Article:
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The staff of the Tampa Bay Times

Pasco replaces two optical scanners after 'sporadic jams'

4

November

DADE CITY -- Optical scanners at two west Pasco precincts were replaced today after what the county's elections chief described as "sporadic jams."

The machines were at First Christian Church, 11820 Nature Trail, Bayonet Point, and the Moon Lake Civic Center, 9226 Moon Lake Road in Moon Lake.

Supervisor of Elections Brian Corley said the replacements were brought in mainly as a precaution and that voting was not affected.

"The staff felt we needed to go above and beyond," he said.

Corley said his staff has been so busy handling the heavy turnout and voting issues that he told them to stop worrying about turning in up-to-the-minute turnout figures.

"We have been swamped," he said. "I expect us to have 85 percent turnout."

Electronic signature pads at five precincts that were inoperable in the morning have been fixed, he said.

In the eastern half of the county, turnout was heaviest in the morning just after the polls opened at 7 a.m. but since dropped off at most places, even in precincts with higher numbers of African-American voters.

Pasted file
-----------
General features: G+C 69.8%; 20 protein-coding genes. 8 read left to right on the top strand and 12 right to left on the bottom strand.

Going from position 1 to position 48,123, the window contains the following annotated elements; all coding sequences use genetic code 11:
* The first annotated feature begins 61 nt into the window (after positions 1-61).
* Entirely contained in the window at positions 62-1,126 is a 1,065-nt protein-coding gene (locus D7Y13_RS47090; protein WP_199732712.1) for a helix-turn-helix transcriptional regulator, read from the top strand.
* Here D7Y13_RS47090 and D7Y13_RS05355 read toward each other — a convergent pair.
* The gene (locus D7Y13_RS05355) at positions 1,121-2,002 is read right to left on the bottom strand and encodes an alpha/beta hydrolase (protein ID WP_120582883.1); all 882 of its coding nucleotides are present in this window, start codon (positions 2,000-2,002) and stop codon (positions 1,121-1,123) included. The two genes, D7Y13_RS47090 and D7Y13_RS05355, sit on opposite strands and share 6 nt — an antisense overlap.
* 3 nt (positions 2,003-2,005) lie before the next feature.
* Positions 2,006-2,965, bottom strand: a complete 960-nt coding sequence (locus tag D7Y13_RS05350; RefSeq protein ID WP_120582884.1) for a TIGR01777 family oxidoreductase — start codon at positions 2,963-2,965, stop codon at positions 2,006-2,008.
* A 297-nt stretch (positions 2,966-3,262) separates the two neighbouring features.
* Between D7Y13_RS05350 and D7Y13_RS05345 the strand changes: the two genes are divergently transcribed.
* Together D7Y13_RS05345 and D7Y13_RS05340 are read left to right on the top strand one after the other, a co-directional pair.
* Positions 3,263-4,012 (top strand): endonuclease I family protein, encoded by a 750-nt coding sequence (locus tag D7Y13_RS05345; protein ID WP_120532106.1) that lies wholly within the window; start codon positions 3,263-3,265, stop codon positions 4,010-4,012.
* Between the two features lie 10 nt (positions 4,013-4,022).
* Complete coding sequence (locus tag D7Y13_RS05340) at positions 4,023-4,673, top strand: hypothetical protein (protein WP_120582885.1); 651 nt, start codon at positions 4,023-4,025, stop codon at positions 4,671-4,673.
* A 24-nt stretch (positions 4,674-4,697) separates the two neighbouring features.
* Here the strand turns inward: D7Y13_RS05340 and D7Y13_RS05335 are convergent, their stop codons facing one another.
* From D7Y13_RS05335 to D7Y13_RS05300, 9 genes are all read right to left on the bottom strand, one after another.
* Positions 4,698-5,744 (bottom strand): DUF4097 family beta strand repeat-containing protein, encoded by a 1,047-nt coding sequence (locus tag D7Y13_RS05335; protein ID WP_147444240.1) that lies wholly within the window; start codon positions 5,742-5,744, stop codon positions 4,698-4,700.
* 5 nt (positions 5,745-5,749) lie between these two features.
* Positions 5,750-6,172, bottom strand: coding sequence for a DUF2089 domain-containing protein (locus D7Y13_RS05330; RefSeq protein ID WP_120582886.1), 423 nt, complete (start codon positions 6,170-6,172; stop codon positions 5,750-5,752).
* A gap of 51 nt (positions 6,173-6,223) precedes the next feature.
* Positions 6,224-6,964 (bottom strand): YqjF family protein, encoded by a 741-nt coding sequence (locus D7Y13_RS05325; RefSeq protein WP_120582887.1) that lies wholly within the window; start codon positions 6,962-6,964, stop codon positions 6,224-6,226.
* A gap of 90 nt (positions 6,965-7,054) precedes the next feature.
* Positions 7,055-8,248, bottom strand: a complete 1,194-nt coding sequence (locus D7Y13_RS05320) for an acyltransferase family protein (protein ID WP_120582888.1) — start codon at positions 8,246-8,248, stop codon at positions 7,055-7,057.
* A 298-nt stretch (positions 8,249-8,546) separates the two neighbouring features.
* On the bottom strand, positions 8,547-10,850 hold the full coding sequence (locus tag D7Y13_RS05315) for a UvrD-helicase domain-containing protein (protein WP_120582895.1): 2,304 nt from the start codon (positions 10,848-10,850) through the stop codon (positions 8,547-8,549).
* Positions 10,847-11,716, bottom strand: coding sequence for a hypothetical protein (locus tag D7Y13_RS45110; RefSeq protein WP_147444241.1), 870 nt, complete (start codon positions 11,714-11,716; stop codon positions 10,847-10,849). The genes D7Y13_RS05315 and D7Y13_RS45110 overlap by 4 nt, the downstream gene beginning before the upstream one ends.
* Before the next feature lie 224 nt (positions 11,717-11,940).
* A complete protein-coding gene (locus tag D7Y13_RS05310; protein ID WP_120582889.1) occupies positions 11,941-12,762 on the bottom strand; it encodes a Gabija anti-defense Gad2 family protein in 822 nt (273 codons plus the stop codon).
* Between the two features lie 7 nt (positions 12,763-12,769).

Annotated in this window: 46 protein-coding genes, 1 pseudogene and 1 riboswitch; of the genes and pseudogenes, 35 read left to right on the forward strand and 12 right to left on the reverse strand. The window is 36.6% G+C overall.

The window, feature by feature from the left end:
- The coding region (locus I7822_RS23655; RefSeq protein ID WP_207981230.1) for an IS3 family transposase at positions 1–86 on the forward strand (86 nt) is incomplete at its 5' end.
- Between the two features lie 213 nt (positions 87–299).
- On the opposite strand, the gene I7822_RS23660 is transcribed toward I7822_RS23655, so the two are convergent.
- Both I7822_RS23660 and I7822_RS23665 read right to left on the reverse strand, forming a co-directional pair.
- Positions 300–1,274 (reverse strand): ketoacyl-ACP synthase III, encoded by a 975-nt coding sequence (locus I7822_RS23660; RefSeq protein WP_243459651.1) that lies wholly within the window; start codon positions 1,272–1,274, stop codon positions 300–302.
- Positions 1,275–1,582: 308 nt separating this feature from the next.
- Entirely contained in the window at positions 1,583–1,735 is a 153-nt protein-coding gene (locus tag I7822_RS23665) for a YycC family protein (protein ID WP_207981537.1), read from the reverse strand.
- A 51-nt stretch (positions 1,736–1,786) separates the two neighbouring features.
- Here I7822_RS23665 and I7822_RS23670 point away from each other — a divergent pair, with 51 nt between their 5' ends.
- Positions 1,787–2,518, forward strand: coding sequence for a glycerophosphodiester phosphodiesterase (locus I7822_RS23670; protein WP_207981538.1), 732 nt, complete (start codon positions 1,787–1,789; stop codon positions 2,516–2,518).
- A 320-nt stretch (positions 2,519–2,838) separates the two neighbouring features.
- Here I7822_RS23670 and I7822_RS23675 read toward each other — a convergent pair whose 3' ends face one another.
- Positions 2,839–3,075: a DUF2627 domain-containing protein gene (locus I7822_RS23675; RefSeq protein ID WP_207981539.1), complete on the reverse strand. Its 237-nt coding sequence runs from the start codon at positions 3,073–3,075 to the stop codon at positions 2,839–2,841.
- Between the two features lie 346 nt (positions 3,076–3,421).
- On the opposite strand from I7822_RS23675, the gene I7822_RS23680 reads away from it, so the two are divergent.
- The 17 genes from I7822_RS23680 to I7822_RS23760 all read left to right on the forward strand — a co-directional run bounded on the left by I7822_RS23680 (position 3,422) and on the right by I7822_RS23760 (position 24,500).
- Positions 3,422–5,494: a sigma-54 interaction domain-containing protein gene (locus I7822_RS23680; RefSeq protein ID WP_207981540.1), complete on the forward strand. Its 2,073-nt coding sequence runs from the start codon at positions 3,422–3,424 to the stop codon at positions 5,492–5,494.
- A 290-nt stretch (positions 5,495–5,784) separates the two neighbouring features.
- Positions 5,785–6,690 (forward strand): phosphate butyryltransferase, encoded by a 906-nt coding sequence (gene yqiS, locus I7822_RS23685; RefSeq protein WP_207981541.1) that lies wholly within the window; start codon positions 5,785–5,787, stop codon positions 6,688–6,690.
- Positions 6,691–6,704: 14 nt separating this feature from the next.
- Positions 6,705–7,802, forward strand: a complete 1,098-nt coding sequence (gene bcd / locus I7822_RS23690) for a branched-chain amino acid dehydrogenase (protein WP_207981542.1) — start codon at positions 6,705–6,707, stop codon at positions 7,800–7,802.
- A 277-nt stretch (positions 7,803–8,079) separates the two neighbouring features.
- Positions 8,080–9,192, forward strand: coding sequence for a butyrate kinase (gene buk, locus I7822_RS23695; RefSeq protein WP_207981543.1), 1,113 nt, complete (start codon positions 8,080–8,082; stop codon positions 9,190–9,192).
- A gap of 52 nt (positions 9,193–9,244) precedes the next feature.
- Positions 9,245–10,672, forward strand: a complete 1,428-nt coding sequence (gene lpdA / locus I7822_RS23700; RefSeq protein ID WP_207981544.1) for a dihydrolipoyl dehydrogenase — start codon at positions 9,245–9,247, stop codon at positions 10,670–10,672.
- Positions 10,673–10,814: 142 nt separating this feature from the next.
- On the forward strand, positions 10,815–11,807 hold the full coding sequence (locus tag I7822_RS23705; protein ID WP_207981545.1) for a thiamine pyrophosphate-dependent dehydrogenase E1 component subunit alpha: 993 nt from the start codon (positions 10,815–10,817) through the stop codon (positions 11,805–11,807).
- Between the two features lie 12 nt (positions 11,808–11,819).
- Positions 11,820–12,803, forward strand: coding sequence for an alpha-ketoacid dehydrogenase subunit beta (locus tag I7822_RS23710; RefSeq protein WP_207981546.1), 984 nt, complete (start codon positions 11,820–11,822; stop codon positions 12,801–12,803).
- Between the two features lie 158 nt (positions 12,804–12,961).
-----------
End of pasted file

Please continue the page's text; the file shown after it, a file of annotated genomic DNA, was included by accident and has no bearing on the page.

At two downtown Dade City churches, there was no wait about noon. Ditto for the Masonic Lodge Trilby Lodge No. 141 F & AM, 21049 Old Trilby Road and First Baptist Church, 21012 Bower Road in Lacoochee.

James Davis, his wife, Rena, both 74, of Trilby, and their 50-year-old son, Larry, all voted for Barack Obama today.

"I never thought I'd see this day," said James, a retired railroad worker who once had to eat lunch in the kitchen apart from his white colleagues because he was black.

He and Rena, who wore American flag shirts, said they were happy to witness history in the making. But they are loyal Democrats and would have voted for Hillary Rodham Clinton had she won the nomination.

They said Obama was running because he wants to be president, not because he's trying to make a racial statement.

"He's running so people can be somebody, get good wages, get Medicare, the young people can go to school, and the older people can get the insurance they need," James said.

At nearby First Baptist Church in Lacoochee, Larry Huggins, 47, cast a reluctant vote for John McCain.

"I'm not impressed with McCain," he said. "But (with Obama) I'm not sure all the cards are on the table," said Huggins, who has a son in the Marines. "This election is making me nervous."

Lisa Buie, Times staff writer

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[Last modified: Wednesday, May 26, 2010 11:39am]

    

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